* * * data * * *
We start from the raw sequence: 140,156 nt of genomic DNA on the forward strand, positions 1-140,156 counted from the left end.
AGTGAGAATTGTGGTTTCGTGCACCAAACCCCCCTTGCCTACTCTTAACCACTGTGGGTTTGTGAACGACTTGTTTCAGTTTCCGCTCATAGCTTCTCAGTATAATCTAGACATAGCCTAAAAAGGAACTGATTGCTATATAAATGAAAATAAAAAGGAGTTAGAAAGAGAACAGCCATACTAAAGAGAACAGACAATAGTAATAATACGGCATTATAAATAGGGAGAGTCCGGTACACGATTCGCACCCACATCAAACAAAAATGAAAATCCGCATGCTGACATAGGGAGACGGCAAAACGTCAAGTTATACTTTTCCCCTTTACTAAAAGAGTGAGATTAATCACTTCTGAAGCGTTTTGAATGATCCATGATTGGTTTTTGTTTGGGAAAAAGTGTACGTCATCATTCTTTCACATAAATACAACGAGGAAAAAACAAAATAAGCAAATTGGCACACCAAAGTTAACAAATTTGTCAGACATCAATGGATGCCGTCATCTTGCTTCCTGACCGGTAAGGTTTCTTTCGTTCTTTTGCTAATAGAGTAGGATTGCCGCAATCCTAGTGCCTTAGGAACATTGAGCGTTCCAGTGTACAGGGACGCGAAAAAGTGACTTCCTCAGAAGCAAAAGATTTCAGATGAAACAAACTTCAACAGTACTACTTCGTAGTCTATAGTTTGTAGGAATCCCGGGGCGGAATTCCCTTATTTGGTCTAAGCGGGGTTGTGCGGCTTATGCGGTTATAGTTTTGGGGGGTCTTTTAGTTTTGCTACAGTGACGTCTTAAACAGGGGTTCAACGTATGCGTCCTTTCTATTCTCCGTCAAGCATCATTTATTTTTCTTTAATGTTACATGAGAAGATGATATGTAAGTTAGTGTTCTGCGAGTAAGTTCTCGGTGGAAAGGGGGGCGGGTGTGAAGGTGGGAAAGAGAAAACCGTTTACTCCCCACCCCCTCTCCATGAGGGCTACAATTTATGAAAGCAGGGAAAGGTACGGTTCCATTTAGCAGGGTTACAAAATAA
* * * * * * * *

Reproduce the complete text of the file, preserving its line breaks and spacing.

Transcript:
We start from the raw sequence: 140,156 nt of genomic DNA on the forward strand, positions 1-140,156 counted from the left end.
AGTGAGAATTGTGGTTTCGTGCACCAAACCCCCCTTGCCTACTCTTAACCACTGTGGGTTTGTGAACGACTTGTTTCAGTTTCCGCTCATAGCTTCTCAGTATAATCTAGACATAGCCTAAAAAGGAACTGATTGCTATATAAATGAAAATAAAAAGGAGTTAGAAAGAGAACAGCCATACTAAAGAGAACAGACAATAGTAATAATACGGCATTATAAATAGGGAGAGTCCGGTACACGATTCGCACCCACATCAAACAAAAATGAAAATCCGCATGCTGACATAGGGAGACGGCAAAACGTCAAGTTATACTTTTCCCCTTTACTAAAAGAGTGAGATTAATCACTTCTGAAGCGTTTTGAATGATCCATGATTGGTTTTTGTTTGGGAAAAAGTGTACGTCATCATTCTTTCACATAAATACAACGAGGAAAAAACAAAATAAGCAAATTGGCACACCAAAGTTAACAAATTTGTCAGACATCAATGGATGCCGTCATCTTGCTTCCTGACCGGTAAGGTTTCTTTCGTTCTTTTGCTAATAGAGTAGGATTGCCGCAATCCTAGTGCCTTAGGAACATTGAGCGTTCCAGTGTACAGGGACGCGAAAAAGTGACTTCCTCAGAAGCAAAAGATTTCAGATGAAACAAACTTCAACAGTACTACTTCGTAGTCTATAGTTTGTAGGAATCCCGGGGCGGAATTCCCTTATTTGGTCTAAGCGGGGTTGTGCGGCTTATGCGGTTATAGTTTTGGGGGGTCTTTTAGTTTTGCTACAGTGACGTCTTAAACAGGGGTTCAACGTATGCGTCCTTTCTATTCTCCGTCAAGCATCATTTATTTTTCTTTAATGTTACATGAGAAGATGATATGTAAGTTAGTGTTCTGCGAGTAAGTTCTCGGTGGAAAGGGGGGCGGGTGTGAAGGTGGGAAAGAGAAAACCGTTTACTCCCCACCCCCTCTCCATGAGGGCTACAATTTATGAAAGCAGGGAAAGGTACGGTTCCATTTAGCAGGGTTACAAAATAA